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Monday, October 20, 2014

What I Want To Tell You, Part One

The first time I heard it, I was in fifth grade. At all of ten years of age, one of my neighbor friends, as we were walking to school, suddenly told me, "Katrina, I think you'll be a great mom." Over the years, I heard similar comments many times. Having children never happened for me or Trent. Considering our health problems, one of which is definitely hereditary, and others which might be, this is probably a good thing. To say nothing of the fact that my doctors told me, when I was diagnosed with lupus, that a pregnancy would probably trigger a flare that would kill me.

We have been on the fringes while friends and family have raised their children, and seen many things over the years. Just because we haven't actually produced or raised children doesn't mean that we know absolutely nothing about human behavior, or to take it further, child behavior. We have been fortunate that most of the people around us haven't shut us down or shut us out when their children are discussed. They realize that we have seen much in this life, and may be able to provide another view of their situation. 

There are many things that we wish we could share, but haven't had the opportunity since we are childless. So I am going to write down some of the teaching and advice that has remained unspoken. It may take more than one blog post. But it also may be something that has meaning for you.

You are more than your body.

Your body is simply a vessel, a container for your personality and knowledge and self. It may be very different than other people's bodies. You may be strong or weak, slow or quick. You may not have the same limbs or abilities as the person next to you. One of you may be able to climb mountains, the other may spend their life getting around in a wheelchair. The body you have doesn't make you any greater or lesser than anyone else. Like a card game, it's sort of the luck of the draw. Your body doesn't determine who you are. I've known of wonderful people with both struggling bodies and strong ones, and the opposite is true, too. If you despair that your body isn't strong and able, think of Stephen Hawking. He is one of the most brilliant physicists in the world, is very witty, and has a great sense of humor. He has married more than once, and fathered children. He is also living his life in a wheelchair due to a disease (ALS) and has to use a computer to write or speak. He is so much more than his body. So are you. 

You are more than your gender.

I am sad to say that there is still no such thing as gender equality in this world. But I will tell you that your gender doesn't determine who you are and what you can do, or what you might be good at doing. Whatever your gender, there will be people who may think that because of your gender, you should be a certain way, or be paid a certain way. Do what feels right to you when it comes to these issues, but don't let others determine who you should be, or what you should do with your life. Whether you are male or female, or your body fits outside of these descriptions, you can still be many things. Anyone of any gender can be a nurturer, a scientist, an author, a martial artist, an astronaut, a road repair worker, a farmer, a fashion designer. In short, you can do any number of things. A woman by the name of Marilyn vos Savant was recognized by the Guinness Book of World Records as having the world's highest IQ, over 200, and a man named Louis RĂ©ard created the first bikini. Their gender didn't define them. Neither should yours.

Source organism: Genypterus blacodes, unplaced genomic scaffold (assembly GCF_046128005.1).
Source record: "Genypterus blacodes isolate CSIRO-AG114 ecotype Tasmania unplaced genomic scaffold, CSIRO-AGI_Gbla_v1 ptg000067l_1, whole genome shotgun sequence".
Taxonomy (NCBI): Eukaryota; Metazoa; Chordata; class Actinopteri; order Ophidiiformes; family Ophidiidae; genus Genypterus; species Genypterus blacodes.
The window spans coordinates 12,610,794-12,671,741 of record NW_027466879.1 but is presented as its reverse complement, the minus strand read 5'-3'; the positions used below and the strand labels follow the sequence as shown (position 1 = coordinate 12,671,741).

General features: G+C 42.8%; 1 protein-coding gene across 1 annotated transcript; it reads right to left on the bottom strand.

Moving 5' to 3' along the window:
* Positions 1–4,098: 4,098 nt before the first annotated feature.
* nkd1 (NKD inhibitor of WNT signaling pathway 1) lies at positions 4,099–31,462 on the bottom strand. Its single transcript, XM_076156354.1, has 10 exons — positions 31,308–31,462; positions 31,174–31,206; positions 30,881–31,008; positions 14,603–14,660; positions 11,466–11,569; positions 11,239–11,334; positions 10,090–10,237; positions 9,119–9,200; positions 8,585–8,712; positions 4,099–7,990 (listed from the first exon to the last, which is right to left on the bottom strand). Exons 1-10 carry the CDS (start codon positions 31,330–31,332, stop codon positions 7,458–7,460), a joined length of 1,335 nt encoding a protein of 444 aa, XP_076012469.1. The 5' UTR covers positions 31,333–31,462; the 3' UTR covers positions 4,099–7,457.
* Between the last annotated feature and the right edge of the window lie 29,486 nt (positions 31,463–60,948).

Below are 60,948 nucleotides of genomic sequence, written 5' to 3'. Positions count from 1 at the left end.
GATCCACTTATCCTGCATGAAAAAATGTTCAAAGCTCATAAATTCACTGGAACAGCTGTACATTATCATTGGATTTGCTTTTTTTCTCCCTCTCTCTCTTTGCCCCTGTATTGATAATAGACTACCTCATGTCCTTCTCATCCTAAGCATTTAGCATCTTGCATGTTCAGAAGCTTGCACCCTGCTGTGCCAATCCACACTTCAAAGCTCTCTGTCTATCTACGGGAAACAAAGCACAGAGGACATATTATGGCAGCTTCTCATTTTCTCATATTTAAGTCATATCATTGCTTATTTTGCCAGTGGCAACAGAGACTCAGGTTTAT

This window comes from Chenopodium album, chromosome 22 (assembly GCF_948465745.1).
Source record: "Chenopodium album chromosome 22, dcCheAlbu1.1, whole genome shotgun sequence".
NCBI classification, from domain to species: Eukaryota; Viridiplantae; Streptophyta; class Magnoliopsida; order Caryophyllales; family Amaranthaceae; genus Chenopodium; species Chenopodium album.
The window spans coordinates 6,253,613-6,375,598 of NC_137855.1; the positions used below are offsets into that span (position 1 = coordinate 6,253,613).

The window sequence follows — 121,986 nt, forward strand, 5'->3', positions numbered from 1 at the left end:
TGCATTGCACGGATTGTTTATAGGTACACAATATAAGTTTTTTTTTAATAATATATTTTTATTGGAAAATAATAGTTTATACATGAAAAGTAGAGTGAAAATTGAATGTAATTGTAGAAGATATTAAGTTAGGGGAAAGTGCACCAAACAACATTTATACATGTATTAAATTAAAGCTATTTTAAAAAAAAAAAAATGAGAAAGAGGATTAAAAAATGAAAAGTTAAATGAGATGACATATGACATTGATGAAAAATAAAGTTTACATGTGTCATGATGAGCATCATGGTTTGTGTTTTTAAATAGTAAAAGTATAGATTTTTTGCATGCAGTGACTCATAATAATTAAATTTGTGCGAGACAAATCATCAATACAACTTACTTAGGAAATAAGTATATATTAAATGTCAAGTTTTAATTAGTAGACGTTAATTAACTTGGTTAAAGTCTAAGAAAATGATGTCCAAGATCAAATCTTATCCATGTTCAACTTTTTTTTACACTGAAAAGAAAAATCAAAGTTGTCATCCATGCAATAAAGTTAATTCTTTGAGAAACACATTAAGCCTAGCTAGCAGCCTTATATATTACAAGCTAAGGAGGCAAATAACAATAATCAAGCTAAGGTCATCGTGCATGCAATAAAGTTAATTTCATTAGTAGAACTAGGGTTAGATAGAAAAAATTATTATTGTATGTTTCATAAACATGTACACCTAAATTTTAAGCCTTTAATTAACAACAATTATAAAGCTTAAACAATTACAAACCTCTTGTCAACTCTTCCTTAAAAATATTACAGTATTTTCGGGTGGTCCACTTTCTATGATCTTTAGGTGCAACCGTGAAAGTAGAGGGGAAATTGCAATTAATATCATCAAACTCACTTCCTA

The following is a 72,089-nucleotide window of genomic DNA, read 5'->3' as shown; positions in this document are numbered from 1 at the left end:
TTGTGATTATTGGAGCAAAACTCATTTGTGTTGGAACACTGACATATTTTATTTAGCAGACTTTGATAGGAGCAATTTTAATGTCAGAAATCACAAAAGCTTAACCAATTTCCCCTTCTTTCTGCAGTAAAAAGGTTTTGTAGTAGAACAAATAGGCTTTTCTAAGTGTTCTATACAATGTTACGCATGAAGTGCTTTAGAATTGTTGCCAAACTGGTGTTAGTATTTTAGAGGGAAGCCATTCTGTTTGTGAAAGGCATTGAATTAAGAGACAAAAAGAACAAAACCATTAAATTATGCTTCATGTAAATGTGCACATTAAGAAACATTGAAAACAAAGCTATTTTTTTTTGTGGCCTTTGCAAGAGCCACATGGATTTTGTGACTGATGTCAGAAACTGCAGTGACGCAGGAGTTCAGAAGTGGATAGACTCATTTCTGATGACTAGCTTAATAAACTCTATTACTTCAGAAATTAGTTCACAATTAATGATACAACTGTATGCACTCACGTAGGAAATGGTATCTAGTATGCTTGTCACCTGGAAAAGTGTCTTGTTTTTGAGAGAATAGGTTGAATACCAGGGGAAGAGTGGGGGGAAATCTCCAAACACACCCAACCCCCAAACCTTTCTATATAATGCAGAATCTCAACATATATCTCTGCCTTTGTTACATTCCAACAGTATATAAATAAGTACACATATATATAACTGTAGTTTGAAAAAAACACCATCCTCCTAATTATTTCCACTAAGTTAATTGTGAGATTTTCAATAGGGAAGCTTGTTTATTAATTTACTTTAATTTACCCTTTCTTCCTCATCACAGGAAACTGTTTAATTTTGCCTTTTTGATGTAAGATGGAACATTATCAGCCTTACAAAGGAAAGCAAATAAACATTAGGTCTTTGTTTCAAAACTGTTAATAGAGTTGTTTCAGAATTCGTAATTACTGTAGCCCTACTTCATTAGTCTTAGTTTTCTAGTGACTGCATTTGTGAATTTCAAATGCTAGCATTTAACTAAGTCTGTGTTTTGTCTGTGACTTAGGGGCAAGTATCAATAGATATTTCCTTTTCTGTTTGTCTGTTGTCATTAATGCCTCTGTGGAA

You are more than your job.
Whatever you end up doing in this life, if you do it well, and do it honorably, you will be a success. Whether you can realize it or not, all jobs are important. It takes some people an awfully long time to realize this. Yes, a doctor's work is important and life-saving. If you give it enough thought, you will realize that the same can be said for a sanitation engineer at a water treatment plant. The doctor treats with medicine and knowledge. The sanitation worker treats with prevention by keeping the water supply safe and healthy. See, both make a difference. Both save lives. My own doctor, Dr. Mike, was torn regarding his career choices when he was in college. He didn't know whether to become a doctor or play professional baseball. We know what he chose. But he works as joyfully as a doctor as he would have as a baseball player. Both jobs would have given him a chance to make himself and others happy. Whether you are a stay-at-home parent, a teacher, a surgeon, a sanitation worker, or a baseball player, what you do matters. Do it well, and do it with pride. You make a difference.





I think this is enough for now, but I will be back at a later date for part two of "What I Want To Tell You." I hope you'll be back for the next installment!